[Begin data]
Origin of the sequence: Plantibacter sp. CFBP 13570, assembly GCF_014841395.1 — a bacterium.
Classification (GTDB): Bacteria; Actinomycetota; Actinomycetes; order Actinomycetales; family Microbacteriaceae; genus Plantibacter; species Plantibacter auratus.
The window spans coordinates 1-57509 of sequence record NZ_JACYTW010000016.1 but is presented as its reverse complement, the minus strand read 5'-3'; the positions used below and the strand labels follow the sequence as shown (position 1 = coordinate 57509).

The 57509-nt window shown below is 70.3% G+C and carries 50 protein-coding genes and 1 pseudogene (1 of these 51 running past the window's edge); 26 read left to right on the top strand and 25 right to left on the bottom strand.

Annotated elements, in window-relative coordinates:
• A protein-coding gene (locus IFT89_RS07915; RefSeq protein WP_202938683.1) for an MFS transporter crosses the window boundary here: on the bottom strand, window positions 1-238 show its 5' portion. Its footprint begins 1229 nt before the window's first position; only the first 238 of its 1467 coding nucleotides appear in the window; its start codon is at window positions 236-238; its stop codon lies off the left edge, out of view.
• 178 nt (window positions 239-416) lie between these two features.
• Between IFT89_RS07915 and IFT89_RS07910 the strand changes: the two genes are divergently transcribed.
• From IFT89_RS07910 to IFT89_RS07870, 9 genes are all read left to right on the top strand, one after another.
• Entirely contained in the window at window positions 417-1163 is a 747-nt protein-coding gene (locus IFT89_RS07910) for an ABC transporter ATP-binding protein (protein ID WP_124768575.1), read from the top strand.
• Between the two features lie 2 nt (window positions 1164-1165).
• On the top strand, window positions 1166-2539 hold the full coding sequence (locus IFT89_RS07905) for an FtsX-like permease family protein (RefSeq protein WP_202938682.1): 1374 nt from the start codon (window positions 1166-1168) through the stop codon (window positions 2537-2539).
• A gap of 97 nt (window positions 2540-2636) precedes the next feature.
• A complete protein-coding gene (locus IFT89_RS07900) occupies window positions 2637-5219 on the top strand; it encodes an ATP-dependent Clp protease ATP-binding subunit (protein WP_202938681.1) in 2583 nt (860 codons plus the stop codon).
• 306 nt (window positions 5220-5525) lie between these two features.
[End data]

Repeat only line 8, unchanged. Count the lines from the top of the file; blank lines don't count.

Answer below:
• Between IFT89_RS07915 and IFT89_RS07910 the strand changes: the two genes are divergently transcribed.